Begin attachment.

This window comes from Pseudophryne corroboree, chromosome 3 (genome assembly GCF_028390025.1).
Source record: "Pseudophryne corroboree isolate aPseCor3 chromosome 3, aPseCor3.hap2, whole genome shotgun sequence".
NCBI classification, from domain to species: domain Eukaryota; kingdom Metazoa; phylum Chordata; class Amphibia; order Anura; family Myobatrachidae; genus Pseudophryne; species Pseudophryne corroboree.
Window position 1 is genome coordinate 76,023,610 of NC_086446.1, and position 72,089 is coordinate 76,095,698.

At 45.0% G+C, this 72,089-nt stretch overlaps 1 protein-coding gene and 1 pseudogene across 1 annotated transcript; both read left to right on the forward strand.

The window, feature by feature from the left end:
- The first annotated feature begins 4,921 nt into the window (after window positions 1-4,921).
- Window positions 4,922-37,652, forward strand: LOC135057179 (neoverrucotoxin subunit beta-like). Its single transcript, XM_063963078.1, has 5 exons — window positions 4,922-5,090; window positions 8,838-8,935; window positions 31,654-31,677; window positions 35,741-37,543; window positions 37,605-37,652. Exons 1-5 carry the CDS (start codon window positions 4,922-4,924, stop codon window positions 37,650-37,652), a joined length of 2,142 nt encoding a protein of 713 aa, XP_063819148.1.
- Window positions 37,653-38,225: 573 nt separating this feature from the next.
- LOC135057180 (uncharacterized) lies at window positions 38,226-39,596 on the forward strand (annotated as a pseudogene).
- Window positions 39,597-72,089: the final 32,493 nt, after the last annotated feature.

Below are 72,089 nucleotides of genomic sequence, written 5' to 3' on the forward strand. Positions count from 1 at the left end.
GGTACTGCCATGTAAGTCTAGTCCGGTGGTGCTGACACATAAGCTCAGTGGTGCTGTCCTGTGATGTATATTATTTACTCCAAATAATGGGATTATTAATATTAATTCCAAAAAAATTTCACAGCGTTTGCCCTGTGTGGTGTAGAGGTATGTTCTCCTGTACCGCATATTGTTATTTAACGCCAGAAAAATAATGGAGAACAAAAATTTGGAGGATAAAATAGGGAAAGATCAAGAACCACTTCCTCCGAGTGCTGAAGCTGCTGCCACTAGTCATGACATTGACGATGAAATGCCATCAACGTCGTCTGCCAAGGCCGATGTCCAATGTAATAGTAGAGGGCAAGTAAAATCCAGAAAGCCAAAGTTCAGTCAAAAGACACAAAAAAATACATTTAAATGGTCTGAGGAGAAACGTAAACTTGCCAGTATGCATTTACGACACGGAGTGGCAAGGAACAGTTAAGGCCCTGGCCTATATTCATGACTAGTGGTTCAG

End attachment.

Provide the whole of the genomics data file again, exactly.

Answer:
This window comes from Pseudophryne corroboree, chromosome 3 (genome assembly GCF_028390025.1).
Source record: "Pseudophryne corroboree isolate aPseCor3 chromosome 3, aPseCor3.hap2, whole genome shotgun sequence".
NCBI classification, from domain to species: domain Eukaryota; kingdom Metazoa; phylum Chordata; class Amphibia; order Anura; family Myobatrachidae; genus Pseudophryne; species Pseudophryne corroboree.
Window position 1 is genome coordinate 76,023,610 of NC_086446.1, and position 72,089 is coordinate 76,095,698.

At 45.0% G+C, this 72,089-nt stretch overlaps 1 protein-coding gene and 1 pseudogene across 1 annotated transcript; both read left to right on the forward strand.

The window, feature by feature from the left end:
- The first annotated feature begins 4,921 nt into the window (after window positions 1-4,921).
- Window positions 4,922-37,652, forward strand: LOC135057179 (neoverrucotoxin subunit beta-like). Its single transcript, XM_063963078.1, has 5 exons — window positions 4,922-5,090; window positions 8,838-8,935; window positions 31,654-31,677; window positions 35,741-37,543; window positions 37,605-37,652. Exons 1-5 carry the CDS (start codon window positions 4,922-4,924, stop codon window positions 37,650-37,652), a joined length of 2,142 nt encoding a protein of 713 aa, XP_063819148.1.
- Window positions 37,653-38,225: 573 nt separating this feature from the next.
- LOC135057180 (uncharacterized) lies at window positions 38,226-39,596 on the forward strand (annotated as a pseudogene).
- Window positions 39,597-72,089: the final 32,493 nt, after the last annotated feature.

Below are 72,089 nucleotides of genomic sequence, written 5' to 3' on the forward strand. Positions count from 1 at the left end.
GGTACTGCCATGTAAGTCTAGTCCGGTGGTGCTGACACATAAGCTCAGTGGTGCTGTCCTGTGATGTATATTATTTACTCCAAATAATGGGATTATTAATATTAATTCCAAAAAAATTTCACAGCGTTTGCCCTGTGTGGTGTAGAGGTATGTTCTCCTGTACCGCATATTGTTATTTAACGCCAGAAAAATAATGGAGAACAAAAATTTGGAGGATAAAATAGGGAAAGATCAAGAACCACTTCCTCCGAGTGCTGAAGCTGCTGCCACTAGTCATGACATTGACGATGAAATGCCATCAACGTCGTCTGCCAAGGCCGATGTCCAATGTAATAGTAGAGGGCAAGTAAAATCCAGAAAGCCAAAGTTCAGTCAAAAGACACAAAAAAATACATTTAAATGGTCTGAGGAGAAACGTAAACTTGCCAGTATGCATTTACGACACGGAGTGGCAAGGAACAGTTAAGGCCCTGGCCTATATTCATGACTAGTGGTTCAG